Mold design — critical factor #3

Fill pressure and fill pattern 

Fill pressure and Fill patternTo design greater manufacturability into molds—and parts—it’s critical to achieve the most effective fill pressure, to anticipate the fill pattern, and to predict volumetric shrinkage. Eastman Design Services uses mold-filling simulation to evaluate the “moldability” of the part design and engineering resin combination. 

Fill pressure and fill pattern go hand in hand
Just as mold design is inextricably linked to part design, reasonable fill pressure and reasonable fill pattern should be evaluated together. 

Reasonable fill pressure—excessive fill pressure can create several problems:
  •   High clamp tonnage requirements
  •   Reduced life of mold components—due to high stress loading
  •   High ejection force requirements, which can part deformation or breakage
  •   Temptation to raise melt temperature to compensate for high fill pressure. This can break down the molecular weight of the
      polymer and sacrifice some of the mechanical properties of Tritan. (See Mold design #2—Thermal control of cavity surfaces.)
When creating mold-filling simulations for Tritan, we start at 15,000 psi or less, before runner systems are added. This provides a form of “insurance” that allows for the additional pressure drop added to the overall system pressure will not exceed the molding machine’s capability to push the plastic.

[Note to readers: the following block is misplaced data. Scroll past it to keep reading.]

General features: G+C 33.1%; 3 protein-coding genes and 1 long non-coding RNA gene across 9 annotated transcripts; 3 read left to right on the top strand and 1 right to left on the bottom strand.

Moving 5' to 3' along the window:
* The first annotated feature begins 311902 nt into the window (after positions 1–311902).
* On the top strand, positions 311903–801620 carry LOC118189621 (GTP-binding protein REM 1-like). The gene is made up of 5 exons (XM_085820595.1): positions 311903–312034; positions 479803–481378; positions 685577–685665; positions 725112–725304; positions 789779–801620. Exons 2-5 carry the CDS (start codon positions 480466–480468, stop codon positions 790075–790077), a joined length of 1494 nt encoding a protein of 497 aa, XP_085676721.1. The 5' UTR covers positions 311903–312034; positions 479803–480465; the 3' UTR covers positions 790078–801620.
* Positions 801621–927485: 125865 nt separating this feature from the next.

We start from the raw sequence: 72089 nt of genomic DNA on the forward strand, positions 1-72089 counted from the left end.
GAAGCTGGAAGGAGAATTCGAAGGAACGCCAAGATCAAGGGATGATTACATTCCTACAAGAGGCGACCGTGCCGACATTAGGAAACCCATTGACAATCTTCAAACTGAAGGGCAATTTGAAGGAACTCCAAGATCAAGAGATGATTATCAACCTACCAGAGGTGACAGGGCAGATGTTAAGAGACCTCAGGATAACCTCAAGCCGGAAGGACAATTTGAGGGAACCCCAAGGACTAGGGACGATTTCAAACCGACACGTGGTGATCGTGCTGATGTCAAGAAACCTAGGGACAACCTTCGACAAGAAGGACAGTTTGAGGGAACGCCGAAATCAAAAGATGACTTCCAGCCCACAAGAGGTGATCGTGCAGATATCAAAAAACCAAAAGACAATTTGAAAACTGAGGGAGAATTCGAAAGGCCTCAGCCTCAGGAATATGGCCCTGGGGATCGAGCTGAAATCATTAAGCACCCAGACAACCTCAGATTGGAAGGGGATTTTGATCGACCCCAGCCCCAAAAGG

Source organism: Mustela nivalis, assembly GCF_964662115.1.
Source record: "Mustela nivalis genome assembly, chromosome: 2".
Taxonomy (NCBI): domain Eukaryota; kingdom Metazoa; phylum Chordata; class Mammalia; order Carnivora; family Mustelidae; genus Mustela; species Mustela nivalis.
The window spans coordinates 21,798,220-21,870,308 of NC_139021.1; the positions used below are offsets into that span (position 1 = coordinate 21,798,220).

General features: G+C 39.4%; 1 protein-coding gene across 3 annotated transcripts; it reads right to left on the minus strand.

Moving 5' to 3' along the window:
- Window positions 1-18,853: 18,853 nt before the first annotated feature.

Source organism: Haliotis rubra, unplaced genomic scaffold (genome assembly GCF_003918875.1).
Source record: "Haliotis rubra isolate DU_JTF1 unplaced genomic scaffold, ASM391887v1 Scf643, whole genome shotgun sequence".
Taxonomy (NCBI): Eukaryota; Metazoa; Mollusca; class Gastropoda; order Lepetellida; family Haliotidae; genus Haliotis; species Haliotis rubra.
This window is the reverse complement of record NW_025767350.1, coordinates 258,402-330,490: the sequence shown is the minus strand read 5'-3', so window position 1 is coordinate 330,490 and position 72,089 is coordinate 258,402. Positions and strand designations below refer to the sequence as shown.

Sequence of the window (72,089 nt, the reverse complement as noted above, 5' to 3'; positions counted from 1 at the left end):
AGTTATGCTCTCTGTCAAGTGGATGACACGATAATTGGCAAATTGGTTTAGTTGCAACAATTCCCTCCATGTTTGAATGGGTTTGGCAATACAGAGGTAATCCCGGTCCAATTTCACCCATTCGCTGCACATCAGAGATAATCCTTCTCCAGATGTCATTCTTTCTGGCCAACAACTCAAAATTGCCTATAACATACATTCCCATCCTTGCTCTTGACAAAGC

Reasonable fill pattern—using mold-filling simulations can help determine the right fill pattern up front, and reduce costly modifications after tooling construction. Our simulations can identify potential problems such as flow front hesitation, air traps, and volumetric shrinkage—all of which can result in cosmetic defects and undesired stresses on the part. 

​These two images above show the identical part gated on opposite ends. Both are approximately 4x3 inches with a thickness of 100 mils. Both have an arm off the side that is about ½ as thick (50 mils).
        •  In the example on the left, the melt starts to move down the thick section, but when it hits the thinner section, it hesitates
           and freezes. After filling the rest of the part, it tries to backfill the arm, but cannot fill it efficiently, resulting in a short shot.
        •  In the example on the right, it fills the thicker section and flows right into the thinner section. 

To demonstrate an air trap, we show a plate-type application with a thicker outer rim and requires an aesthetic, unblemished surface across the face. You see the melt advancing faster around the rim, basically cutting off your ability to vent the face. With a highly transparent resin like Tritan, this will result in appearance defects.
We discuss possible solutions to these problems as well as the effect of volumetric shrinkage in a thick-walled part in our free webinar, Improving moldability through part and mold design
The pressure is on you to resolve problems early in the process.
It can be very costly to make changes after the mold is constructed. Eastman can use mold filling simulation to help identify fill pattern pitfalls and establish reasonable fill pressure early in the process—for fewer headaches when the pressure is on.
To see fill patterns animated, contact an Eastman Customer Service Representative. For more information on reasonable fill pressure and fill pattern see the dedicated pages at